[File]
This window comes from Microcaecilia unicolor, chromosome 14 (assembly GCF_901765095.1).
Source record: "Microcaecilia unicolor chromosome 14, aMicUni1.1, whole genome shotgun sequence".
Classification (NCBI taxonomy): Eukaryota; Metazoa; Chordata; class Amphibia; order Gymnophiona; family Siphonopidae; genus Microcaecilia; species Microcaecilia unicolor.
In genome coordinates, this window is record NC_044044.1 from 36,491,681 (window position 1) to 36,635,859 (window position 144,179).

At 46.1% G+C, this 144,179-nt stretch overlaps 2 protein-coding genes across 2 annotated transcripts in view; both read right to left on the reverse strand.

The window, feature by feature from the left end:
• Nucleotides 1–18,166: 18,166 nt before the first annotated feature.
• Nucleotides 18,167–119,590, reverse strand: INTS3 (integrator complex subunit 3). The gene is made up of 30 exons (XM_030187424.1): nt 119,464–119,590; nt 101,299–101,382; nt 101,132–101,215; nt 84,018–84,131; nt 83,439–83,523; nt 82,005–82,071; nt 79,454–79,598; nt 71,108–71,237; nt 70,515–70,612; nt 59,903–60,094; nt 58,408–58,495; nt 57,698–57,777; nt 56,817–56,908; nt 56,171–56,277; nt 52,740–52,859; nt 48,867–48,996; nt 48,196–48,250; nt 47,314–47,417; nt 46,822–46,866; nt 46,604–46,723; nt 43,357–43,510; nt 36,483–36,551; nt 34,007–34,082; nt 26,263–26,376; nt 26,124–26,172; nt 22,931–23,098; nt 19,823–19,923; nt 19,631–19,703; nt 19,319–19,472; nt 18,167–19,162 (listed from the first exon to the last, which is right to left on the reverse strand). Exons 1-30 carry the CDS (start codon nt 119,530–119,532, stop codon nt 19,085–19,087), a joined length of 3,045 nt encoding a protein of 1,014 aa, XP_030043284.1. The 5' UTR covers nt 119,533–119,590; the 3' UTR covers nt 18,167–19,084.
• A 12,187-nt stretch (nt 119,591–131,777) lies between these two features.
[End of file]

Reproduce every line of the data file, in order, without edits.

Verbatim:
This window comes from Microcaecilia unicolor, chromosome 14 (assembly GCF_901765095.1).
Source record: "Microcaecilia unicolor chromosome 14, aMicUni1.1, whole genome shotgun sequence".
Classification (NCBI taxonomy): Eukaryota; Metazoa; Chordata; class Amphibia; order Gymnophiona; family Siphonopidae; genus Microcaecilia; species Microcaecilia unicolor.
In genome coordinates, this window is record NC_044044.1 from 36,491,681 (window position 1) to 36,635,859 (window position 144,179).

At 46.1% G+C, this 144,179-nt stretch overlaps 2 protein-coding genes across 2 annotated transcripts in view; both read right to left on the reverse strand.

The window, feature by feature from the left end:
• Nucleotides 1–18,166: 18,166 nt before the first annotated feature.
• Nucleotides 18,167–119,590, reverse strand: INTS3 (integrator complex subunit 3). The gene is made up of 30 exons (XM_030187424.1): nt 119,464–119,590; nt 101,299–101,382; nt 101,132–101,215; nt 84,018–84,131; nt 83,439–83,523; nt 82,005–82,071; nt 79,454–79,598; nt 71,108–71,237; nt 70,515–70,612; nt 59,903–60,094; nt 58,408–58,495; nt 57,698–57,777; nt 56,817–56,908; nt 56,171–56,277; nt 52,740–52,859; nt 48,867–48,996; nt 48,196–48,250; nt 47,314–47,417; nt 46,822–46,866; nt 46,604–46,723; nt 43,357–43,510; nt 36,483–36,551; nt 34,007–34,082; nt 26,263–26,376; nt 26,124–26,172; nt 22,931–23,098; nt 19,823–19,923; nt 19,631–19,703; nt 19,319–19,472; nt 18,167–19,162 (listed from the first exon to the last, which is right to left on the reverse strand). Exons 1-30 carry the CDS (start codon nt 119,530–119,532, stop codon nt 19,085–19,087), a joined length of 3,045 nt encoding a protein of 1,014 aa, XP_030043284.1. The 5' UTR covers nt 119,533–119,590; the 3' UTR covers nt 18,167–19,084.
• A 12,187-nt stretch (nt 119,591–131,777) lies between these two features.